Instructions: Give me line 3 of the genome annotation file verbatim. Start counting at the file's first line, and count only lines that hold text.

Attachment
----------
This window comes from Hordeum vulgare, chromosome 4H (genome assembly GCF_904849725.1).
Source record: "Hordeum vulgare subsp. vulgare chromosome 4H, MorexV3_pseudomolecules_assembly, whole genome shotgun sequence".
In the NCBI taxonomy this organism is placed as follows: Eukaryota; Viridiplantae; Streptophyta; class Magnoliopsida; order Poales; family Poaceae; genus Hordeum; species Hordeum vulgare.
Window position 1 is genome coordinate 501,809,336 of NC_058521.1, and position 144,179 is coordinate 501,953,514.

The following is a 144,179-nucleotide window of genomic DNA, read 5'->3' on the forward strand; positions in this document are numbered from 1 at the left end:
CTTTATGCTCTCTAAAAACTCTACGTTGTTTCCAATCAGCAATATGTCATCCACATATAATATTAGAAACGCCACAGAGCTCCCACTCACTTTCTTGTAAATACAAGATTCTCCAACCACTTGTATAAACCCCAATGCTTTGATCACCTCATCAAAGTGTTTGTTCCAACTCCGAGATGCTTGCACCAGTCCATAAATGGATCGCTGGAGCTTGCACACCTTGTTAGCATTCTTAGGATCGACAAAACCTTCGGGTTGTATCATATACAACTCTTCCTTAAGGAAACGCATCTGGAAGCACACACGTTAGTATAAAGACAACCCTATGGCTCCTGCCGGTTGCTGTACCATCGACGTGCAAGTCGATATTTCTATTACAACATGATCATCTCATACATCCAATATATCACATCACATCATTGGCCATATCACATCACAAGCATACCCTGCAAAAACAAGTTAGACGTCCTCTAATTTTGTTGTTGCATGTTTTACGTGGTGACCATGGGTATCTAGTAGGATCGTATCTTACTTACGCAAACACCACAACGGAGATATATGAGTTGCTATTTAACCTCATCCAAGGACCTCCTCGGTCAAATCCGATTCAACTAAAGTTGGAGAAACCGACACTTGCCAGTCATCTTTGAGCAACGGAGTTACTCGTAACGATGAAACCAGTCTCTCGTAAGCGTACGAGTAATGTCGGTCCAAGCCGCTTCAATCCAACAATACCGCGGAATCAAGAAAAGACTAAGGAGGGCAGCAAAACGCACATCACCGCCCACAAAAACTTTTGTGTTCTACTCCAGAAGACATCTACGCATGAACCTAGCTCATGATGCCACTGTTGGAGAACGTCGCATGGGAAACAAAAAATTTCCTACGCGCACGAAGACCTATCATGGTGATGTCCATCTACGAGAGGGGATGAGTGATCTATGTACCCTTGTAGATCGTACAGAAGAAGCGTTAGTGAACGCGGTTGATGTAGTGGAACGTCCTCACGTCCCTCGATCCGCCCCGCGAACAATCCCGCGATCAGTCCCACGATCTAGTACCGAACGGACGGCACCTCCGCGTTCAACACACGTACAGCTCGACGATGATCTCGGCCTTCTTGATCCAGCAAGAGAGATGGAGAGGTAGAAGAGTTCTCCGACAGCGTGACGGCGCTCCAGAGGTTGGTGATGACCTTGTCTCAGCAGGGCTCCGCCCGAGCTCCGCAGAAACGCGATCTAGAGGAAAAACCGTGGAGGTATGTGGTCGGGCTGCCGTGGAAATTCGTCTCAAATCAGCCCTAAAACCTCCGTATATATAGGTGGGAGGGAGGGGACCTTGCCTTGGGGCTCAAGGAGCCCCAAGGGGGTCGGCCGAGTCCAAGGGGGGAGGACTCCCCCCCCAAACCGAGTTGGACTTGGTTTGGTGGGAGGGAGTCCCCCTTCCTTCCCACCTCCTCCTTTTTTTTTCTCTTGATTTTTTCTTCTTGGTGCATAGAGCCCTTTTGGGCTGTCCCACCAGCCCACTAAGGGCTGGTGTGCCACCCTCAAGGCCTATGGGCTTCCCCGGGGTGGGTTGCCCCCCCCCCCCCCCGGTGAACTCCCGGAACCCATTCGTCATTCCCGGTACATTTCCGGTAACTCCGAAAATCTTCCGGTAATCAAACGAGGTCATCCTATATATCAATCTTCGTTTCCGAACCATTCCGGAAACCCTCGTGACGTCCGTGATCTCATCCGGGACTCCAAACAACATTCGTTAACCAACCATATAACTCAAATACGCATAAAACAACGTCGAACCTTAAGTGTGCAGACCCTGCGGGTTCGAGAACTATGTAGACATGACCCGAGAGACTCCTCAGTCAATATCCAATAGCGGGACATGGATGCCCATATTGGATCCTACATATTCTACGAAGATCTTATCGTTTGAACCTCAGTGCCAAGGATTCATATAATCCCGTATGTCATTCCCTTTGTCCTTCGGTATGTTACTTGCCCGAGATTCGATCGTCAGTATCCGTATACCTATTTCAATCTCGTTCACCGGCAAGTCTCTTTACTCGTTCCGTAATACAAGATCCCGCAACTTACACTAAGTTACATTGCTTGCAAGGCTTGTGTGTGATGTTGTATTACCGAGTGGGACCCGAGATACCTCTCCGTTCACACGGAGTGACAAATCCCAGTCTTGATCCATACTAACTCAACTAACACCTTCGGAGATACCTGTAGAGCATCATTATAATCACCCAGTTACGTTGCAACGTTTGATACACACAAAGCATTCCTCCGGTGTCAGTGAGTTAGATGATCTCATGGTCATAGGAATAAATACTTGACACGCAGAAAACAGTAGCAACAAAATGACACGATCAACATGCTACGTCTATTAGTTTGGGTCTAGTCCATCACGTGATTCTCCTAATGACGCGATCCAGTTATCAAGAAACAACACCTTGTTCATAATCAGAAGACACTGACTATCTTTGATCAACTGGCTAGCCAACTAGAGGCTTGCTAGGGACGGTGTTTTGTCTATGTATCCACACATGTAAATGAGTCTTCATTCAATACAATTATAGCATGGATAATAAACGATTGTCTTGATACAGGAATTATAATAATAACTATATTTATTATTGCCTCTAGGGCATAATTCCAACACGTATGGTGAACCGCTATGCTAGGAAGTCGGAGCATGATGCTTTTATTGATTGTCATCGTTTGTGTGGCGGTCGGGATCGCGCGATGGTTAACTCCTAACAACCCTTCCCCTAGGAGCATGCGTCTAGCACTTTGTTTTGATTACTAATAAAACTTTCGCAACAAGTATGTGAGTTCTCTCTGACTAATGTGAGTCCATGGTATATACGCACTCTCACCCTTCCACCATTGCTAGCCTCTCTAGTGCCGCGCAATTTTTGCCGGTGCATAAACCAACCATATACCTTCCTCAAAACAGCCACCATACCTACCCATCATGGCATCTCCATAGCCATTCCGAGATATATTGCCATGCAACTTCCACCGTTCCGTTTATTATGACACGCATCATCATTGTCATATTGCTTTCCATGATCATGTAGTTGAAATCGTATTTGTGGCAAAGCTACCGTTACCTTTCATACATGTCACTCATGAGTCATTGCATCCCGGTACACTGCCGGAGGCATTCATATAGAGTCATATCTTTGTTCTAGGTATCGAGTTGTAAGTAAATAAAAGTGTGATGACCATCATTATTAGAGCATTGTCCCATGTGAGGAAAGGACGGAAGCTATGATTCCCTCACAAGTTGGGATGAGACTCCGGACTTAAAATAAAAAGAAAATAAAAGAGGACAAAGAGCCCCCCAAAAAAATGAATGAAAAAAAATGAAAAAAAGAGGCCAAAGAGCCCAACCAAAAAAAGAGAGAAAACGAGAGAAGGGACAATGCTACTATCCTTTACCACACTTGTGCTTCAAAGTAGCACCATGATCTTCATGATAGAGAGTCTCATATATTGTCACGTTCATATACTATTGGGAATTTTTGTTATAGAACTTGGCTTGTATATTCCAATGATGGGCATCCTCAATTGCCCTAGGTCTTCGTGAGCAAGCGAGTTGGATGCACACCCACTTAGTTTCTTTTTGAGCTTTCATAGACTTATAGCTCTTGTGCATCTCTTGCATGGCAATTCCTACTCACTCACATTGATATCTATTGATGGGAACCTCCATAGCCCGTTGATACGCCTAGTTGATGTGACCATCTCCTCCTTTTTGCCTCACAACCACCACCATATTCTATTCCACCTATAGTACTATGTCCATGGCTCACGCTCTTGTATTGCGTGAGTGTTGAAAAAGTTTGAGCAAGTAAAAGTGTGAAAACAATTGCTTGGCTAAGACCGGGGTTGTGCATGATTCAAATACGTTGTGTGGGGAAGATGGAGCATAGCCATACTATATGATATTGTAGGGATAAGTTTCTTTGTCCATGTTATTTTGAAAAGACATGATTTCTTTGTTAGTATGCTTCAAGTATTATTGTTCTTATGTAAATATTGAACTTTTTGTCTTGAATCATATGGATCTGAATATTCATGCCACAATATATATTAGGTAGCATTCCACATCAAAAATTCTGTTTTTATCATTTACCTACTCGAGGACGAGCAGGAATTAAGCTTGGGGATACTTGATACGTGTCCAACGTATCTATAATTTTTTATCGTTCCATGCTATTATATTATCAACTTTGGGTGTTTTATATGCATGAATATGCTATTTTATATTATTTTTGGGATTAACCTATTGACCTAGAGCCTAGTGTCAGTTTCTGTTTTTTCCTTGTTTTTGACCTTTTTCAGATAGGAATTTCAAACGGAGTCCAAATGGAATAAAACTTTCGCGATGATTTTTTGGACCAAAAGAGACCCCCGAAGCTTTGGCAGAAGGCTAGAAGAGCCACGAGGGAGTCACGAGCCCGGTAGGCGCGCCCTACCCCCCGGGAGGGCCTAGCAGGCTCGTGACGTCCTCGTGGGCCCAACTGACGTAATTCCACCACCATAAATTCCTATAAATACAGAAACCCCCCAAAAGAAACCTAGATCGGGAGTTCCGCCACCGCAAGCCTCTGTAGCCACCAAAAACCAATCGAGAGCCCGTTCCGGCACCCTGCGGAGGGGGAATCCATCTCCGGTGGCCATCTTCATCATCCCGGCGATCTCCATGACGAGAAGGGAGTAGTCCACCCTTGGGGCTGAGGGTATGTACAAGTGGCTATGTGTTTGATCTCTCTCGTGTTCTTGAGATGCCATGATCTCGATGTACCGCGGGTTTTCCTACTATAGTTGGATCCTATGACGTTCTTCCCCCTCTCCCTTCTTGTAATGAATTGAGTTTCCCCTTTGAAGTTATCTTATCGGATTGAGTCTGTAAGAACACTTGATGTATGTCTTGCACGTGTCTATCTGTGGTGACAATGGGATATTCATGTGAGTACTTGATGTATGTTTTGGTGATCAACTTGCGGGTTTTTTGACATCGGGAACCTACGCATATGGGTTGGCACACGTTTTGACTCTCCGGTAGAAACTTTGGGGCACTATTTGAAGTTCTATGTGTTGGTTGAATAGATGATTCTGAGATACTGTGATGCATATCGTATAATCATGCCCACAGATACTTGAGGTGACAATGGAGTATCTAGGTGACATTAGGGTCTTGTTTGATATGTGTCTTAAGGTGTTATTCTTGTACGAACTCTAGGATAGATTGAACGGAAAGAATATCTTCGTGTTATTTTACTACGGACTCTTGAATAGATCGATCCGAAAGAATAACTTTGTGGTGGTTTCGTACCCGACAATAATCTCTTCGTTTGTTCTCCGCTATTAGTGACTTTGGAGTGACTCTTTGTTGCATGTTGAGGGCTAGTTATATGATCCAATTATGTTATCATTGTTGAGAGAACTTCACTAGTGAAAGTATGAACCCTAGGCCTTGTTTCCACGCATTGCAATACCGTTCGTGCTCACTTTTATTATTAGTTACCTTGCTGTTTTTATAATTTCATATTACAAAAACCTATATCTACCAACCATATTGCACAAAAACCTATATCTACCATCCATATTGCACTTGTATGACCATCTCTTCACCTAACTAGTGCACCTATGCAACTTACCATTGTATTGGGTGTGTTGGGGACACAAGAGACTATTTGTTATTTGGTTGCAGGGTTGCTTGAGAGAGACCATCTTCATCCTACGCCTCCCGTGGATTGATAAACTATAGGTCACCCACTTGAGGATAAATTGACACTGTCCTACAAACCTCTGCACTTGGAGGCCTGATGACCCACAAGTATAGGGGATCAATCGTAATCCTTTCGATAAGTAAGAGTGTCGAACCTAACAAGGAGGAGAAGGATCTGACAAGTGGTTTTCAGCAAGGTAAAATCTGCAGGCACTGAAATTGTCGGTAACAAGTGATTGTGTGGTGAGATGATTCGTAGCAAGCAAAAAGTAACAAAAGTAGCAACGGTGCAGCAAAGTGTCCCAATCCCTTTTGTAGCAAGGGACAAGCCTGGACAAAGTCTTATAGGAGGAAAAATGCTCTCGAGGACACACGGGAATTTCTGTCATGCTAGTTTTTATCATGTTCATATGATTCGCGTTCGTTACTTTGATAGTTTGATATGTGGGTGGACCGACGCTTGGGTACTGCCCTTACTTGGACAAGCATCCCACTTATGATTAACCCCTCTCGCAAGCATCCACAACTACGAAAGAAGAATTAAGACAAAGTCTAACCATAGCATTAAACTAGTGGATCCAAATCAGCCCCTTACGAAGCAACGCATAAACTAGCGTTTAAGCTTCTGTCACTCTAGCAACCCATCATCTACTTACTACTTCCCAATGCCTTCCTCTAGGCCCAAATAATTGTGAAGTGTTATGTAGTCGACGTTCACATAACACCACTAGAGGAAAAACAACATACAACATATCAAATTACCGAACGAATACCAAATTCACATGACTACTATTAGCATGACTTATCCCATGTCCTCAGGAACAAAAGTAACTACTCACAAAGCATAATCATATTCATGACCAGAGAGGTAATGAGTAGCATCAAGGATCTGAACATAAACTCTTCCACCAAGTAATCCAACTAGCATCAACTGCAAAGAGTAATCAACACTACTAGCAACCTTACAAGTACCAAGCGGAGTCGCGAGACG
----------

In the NCBI taxonomy this organism is placed as follows: Eukaryota; Viridiplantae; Streptophyta; class Magnoliopsida; order Poales; family Poaceae; genus Hordeum; species Hordeum vulgare.